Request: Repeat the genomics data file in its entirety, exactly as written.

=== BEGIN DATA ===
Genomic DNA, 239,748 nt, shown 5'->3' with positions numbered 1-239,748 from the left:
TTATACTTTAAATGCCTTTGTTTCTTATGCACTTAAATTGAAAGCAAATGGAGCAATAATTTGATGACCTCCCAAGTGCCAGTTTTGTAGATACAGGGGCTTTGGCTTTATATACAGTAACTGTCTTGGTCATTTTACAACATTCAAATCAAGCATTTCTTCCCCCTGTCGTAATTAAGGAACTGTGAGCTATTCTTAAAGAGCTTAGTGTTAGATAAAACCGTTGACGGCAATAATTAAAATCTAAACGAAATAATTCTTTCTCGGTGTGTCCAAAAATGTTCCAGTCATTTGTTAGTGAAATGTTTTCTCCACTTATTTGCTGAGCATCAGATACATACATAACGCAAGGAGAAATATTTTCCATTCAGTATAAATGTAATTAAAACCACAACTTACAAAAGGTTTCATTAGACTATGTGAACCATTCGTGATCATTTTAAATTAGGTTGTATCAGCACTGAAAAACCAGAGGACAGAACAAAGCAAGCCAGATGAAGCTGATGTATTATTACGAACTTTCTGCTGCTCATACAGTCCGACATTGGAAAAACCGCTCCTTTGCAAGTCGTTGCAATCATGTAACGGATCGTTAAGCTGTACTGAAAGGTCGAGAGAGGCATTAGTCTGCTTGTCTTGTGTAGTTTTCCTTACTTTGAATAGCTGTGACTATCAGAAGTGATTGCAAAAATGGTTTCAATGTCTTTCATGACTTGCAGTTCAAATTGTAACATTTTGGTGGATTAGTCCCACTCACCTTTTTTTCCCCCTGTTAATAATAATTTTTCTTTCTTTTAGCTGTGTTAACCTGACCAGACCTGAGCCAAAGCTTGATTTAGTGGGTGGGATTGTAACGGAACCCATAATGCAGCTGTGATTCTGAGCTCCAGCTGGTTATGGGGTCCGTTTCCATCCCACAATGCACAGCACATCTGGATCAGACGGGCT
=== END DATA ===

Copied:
Genomic DNA, 239,748 nt, shown 5'->3' with positions numbered 1-239,748 from the left:
TTATACTTTAAATGCCTTTGTTTCTTATGCACTTAAATTGAAAGCAAATGGAGCAATAATTTGATGACCTCCCAAGTGCCAGTTTTGTAGATACAGGGGCTTTGGCTTTATATACAGTAACTGTCTTGGTCATTTTACAACATTCAAATCAAGCATTTCTTCCCCCTGTCGTAATTAAGGAACTGTGAGCTATTCTTAAAGAGCTTAGTGTTAGATAAAACCGTTGACGGCAATAATTAAAATCTAAACGAAATAATTCTTTCTCGGTGTGTCCAAAAATGTTCCAGTCATTTGTTAGTGAAATGTTTTCTCCACTTATTTGCTGAGCATCAGATACATACATAACGCAAGGAGAAATATTTTCCATTCAGTATAAATGTAATTAAAACCACAACTTACAAAAGGTTTCATTAGACTATGTGAACCATTCGTGATCATTTTAAATTAGGTTGTATCAGCACTGAAAAACCAGAGGACAGAACAAAGCAAGCCAGATGAAGCTGATGTATTATTACGAACTTTCTGCTGCTCATACAGTCCGACATTGGAAAAACCGCTCCTTTGCAAGTCGTTGCAATCATGTAACGGATCGTTAAGCTGTACTGAAAGGTCGAGAGAGGCATTAGTCTGCTTGTCTTGTGTAGTTTTCCTTACTTTGAATAGCTGTGACTATCAGAAGTGATTGCAAAAATGGTTTCAATGTCTTTCATGACTTGCAGTTCAAATTGTAACATTTTGGTGGATTAGTCCCACTCACCTTTTTTTCCCCCTGTTAATAATAATTTTTCTTTCTTTTAGCTGTGTTAACCTGACCAGACCTGAGCCAAAGCTTGATTTAGTGGGTGGGATTGTAACGGAACCCATAATGCAGCTGTGATTCTGAGCTCCAGCTGGTTATGGGGTCCGTTTCCATCCCACAATGCACAGCACATCTGGATCAGACGGGCT